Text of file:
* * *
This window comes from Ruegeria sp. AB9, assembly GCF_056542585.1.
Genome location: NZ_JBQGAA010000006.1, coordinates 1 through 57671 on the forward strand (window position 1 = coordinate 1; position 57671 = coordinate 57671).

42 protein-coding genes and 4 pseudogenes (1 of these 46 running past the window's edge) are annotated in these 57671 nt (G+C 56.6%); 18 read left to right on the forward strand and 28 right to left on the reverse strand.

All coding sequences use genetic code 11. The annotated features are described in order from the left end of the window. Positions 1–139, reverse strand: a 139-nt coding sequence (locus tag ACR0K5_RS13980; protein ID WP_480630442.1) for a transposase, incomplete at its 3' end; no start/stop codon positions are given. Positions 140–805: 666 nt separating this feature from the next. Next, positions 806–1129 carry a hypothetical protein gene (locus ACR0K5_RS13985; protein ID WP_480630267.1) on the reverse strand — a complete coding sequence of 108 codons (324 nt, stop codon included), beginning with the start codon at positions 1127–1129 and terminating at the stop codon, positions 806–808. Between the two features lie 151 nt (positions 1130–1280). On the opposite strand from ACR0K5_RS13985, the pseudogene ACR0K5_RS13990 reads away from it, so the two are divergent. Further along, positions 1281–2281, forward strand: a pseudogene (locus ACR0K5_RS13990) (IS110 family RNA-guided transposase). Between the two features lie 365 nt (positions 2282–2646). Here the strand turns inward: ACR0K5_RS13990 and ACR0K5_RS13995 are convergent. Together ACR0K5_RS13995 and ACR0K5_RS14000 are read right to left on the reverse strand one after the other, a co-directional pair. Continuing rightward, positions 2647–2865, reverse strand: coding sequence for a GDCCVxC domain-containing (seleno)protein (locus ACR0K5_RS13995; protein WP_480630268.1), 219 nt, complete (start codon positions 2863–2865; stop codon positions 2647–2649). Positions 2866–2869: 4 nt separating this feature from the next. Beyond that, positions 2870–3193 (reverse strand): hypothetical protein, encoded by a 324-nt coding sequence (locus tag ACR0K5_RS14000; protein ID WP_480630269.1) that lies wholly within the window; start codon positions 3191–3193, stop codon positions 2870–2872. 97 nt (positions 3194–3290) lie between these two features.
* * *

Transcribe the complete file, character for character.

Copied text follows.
This window comes from Ruegeria sp. AB9, assembly GCF_056542585.1.
Genome location: NZ_JBQGAA010000006.1, coordinates 1 through 57671 on the forward strand (window position 1 = coordinate 1; position 57671 = coordinate 57671).

42 protein-coding genes and 4 pseudogenes (1 of these 46 running past the window's edge) are annotated in these 57671 nt (G+C 56.6%); 18 read left to right on the forward strand and 28 right to left on the reverse strand.

All coding sequences use genetic code 11. The annotated features are described in order from the left end of the window. Positions 1–139, reverse strand: a 139-nt coding sequence (locus tag ACR0K5_RS13980; protein ID WP_480630442.1) for a transposase, incomplete at its 3' end; no start/stop codon positions are given. Positions 140–805: 666 nt separating this feature from the next. Next, positions 806–1129 carry a hypothetical protein gene (locus ACR0K5_RS13985; protein ID WP_480630267.1) on the reverse strand — a complete coding sequence of 108 codons (324 nt, stop codon included), beginning with the start codon at positions 1127–1129 and terminating at the stop codon, positions 806–808. Between the two features lie 151 nt (positions 1130–1280). On the opposite strand from ACR0K5_RS13985, the pseudogene ACR0K5_RS13990 reads away from it, so the two are divergent. Further along, positions 1281–2281, forward strand: a pseudogene (locus ACR0K5_RS13990) (IS110 family RNA-guided transposase). Between the two features lie 365 nt (positions 2282–2646). Here the strand turns inward: ACR0K5_RS13990 and ACR0K5_RS13995 are convergent. Together ACR0K5_RS13995 and ACR0K5_RS14000 are read right to left on the reverse strand one after the other, a co-directional pair. Continuing rightward, positions 2647–2865, reverse strand: coding sequence for a GDCCVxC domain-containing (seleno)protein (locus ACR0K5_RS13995; protein WP_480630268.1), 219 nt, complete (start codon positions 2863–2865; stop codon positions 2647–2649). Positions 2866–2869: 4 nt separating this feature from the next. Beyond that, positions 2870–3193 (reverse strand): hypothetical protein, encoded by a 324-nt coding sequence (locus tag ACR0K5_RS14000; protein ID WP_480630269.1) that lies wholly within the window; start codon positions 3191–3193, stop codon positions 2870–2872. 97 nt (positions 3194–3290) lie between these two features.